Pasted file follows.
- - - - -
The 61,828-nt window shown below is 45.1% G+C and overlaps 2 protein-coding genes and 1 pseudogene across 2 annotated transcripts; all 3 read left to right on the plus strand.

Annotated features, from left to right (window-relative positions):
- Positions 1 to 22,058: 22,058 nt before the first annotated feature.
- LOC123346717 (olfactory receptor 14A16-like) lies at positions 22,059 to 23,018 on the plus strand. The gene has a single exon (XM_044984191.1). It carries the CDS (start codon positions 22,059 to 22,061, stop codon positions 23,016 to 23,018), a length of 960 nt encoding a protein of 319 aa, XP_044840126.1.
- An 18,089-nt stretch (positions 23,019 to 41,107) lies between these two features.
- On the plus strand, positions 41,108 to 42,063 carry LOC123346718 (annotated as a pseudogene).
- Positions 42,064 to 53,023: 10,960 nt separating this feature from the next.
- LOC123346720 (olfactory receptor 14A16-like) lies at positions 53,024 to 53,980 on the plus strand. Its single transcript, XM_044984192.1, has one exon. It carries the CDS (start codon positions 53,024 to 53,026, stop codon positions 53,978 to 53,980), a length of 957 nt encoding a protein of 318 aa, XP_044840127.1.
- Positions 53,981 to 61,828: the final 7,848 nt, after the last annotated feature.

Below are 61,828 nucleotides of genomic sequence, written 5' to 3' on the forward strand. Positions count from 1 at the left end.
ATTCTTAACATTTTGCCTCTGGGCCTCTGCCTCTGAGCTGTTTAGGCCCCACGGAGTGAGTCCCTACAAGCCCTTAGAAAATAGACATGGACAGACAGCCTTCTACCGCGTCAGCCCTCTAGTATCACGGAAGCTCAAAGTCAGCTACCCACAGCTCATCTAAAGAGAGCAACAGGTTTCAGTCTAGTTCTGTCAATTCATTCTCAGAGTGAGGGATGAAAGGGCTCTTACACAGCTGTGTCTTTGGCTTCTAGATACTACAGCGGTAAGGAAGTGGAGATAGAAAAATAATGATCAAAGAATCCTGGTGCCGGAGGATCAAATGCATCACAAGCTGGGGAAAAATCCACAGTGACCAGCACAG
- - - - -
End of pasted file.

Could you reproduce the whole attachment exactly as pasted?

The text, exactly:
The 61,828-nt window shown below is 45.1% G+C and overlaps 2 protein-coding genes and 1 pseudogene across 2 annotated transcripts; all 3 read left to right on the plus strand.

Annotated features, from left to right (window-relative positions):
- Positions 1 to 22,058: 22,058 nt before the first annotated feature.
- LOC123346717 (olfactory receptor 14A16-like) lies at positions 22,059 to 23,018 on the plus strand. The gene has a single exon (XM_044984191.1). It carries the CDS (start codon positions 22,059 to 22,061, stop codon positions 23,016 to 23,018), a length of 960 nt encoding a protein of 319 aa, XP_044840126.1.
- An 18,089-nt stretch (positions 23,019 to 41,107) lies between these two features.
- On the plus strand, positions 41,108 to 42,063 carry LOC123346718 (annotated as a pseudogene).
- Positions 42,064 to 53,023: 10,960 nt separating this feature from the next.
- LOC123346720 (olfactory receptor 14A16-like) lies at positions 53,024 to 53,980 on the plus strand. Its single transcript, XM_044984192.1, has one exon. It carries the CDS (start codon positions 53,024 to 53,026, stop codon positions 53,978 to 53,980), a length of 957 nt encoding a protein of 318 aa, XP_044840127.1.
- Positions 53,981 to 61,828: the final 7,848 nt, after the last annotated feature.

Below are 61,828 nucleotides of genomic sequence, written 5' to 3' on the forward strand. Positions count from 1 at the left end.
ATTCTTAACATTTTGCCTCTGGGCCTCTGCCTCTGAGCTGTTTAGGCCCCACGGAGTGAGTCCCTACAAGCCCTTAGAAAATAGACATGGACAGACAGCCTTCTACCGCGTCAGCCCTCTAGTATCACGGAAGCTCAAAGTCAGCTACCCACAGCTCATCTAAAGAGAGCAACAGGTTTCAGTCTAGTTCTGTCAATTCATTCTCAGAGTGAGGGATGAAAGGGCTCTTACACAGCTGTGTCTTTGGCTTCTAGATACTACAGCGGTAAGGAAGTGGAGATAGAAAAATAATGATCAAAGAATCCTGGTGCCGGAGGATCAAATGCATCACAAGCTGGGGAAAAATCCACAGTGACCAGCACAG